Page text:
The fibrous leave of the banana plant have long been used to make fine textiles and fishing nets, and in Japan they were used to make high quality kimonos.
It wasn’t too long ago that bananas were considered to be rare and exotic treasures from faraway places, but now they are available in abundance all year round - the world’s most perfect fruit, in its own wrapping.
June 19, 2014

The fruit that changed the world

(PLEASE FOLLOW BOTH Tumblr’s  HERE & HERE)

Ten thousand years ago, in the forests of south-east Asia, there was a flowering, herbaceous plant, with broad, fibrous leaves, beautiful white flowers and bunches of cylindrical fruits. Today, the fruits of the descendants of this plant are sold in their billions around the world, in markets, supermarkets and corner shops, Shirley Walker reports in this article for London’s Telegraph.

Bananas are now big business, and grown in every tropical region on earth, from India to Africa, and the Caribbean to Australia. They have become so basic to our everyday lives that we sometimes forget they were once living wild in the rainforest, their fruits eaten by tribes of hunter-gatherers.

The wild banana was, however, very small – about the size of your thumb - and packed full of hard seeds that could break your teeth. But one day, about 10,000 years ago, someone chanced upon a plant whose fruits contained no seeds. This prompted the beginning of the selection and breeding that would eventually lead to the birth of the banana we know and love today. Bananas, you see, are very easy to grow – they can be reproduced by cutting off a shoot and sticking it into the ground.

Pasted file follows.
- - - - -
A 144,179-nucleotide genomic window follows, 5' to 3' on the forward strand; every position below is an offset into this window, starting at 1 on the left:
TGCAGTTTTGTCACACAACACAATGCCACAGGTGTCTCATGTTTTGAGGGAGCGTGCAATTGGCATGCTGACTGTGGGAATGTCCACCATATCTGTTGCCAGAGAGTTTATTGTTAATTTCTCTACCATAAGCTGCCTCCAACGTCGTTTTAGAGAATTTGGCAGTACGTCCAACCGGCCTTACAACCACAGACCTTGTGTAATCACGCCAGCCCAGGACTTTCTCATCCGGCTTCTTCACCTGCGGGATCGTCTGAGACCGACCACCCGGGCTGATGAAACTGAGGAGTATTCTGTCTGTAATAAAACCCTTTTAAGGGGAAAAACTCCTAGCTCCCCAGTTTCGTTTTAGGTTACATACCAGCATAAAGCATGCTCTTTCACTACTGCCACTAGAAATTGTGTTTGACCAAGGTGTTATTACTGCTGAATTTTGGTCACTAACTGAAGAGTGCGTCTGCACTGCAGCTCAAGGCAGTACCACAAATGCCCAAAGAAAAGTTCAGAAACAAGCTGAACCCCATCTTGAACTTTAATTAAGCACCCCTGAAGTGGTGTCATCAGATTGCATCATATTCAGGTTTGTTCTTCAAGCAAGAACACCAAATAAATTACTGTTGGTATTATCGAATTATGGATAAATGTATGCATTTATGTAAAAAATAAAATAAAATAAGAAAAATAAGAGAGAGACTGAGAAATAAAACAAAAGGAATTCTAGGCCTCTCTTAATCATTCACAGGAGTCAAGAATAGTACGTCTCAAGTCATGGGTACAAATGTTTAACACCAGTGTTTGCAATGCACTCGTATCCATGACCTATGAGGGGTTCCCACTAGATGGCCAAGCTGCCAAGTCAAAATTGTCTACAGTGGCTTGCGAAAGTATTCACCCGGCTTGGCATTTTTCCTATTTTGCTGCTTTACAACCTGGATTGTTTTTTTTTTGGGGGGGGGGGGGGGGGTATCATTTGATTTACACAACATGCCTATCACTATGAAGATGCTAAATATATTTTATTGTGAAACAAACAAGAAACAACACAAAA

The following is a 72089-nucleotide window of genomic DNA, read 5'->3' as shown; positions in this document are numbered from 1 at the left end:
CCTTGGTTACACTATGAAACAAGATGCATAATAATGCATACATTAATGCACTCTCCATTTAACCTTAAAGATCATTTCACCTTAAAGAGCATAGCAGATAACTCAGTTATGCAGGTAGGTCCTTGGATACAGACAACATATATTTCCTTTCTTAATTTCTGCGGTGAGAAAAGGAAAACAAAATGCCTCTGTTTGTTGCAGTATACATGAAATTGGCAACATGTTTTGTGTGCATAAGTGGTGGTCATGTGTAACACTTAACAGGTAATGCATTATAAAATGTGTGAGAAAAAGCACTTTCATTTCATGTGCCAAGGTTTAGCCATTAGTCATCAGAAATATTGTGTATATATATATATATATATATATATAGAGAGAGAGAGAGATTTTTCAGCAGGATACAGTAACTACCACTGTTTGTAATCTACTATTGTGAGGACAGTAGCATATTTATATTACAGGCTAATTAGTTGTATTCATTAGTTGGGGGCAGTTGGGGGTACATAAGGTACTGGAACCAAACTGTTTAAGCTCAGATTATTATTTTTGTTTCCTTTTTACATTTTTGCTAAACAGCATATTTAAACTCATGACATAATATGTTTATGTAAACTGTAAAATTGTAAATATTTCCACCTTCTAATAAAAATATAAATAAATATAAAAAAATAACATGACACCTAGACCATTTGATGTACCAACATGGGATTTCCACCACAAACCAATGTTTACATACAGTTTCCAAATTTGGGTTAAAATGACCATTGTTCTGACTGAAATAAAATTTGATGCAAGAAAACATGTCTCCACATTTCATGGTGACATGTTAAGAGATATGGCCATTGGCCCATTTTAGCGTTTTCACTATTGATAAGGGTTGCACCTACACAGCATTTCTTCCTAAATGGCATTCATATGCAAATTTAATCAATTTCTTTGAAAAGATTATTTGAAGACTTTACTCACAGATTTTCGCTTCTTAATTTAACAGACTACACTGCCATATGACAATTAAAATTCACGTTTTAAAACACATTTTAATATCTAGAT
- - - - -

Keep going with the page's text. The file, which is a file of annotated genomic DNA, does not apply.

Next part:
There are now lots of unusual banana varieties around the world, and you can see many of them coming into flower and fruit at the moment, in the Rainforest biome at the Eden Project. Check out the stunning purple fruits of the ‘Red Dakka’, and the amazing, bright yellow bracts of the Paka - a variety from Papua New Guinea that you will find in Oceanic Islands. It produces very big bunches of fruit, used by breeders for crossing with other varieties.

There is a strange variety lurking behind the cassava hut, with funny little green fruits that stick out in all directions, and in the Malaysian home garden, you will find the Pisang Seribu, or ‘1000 fingered banana’, with lots of small yellow fruits forming the longest bunches in the world. This one is the national plant of Malaysia.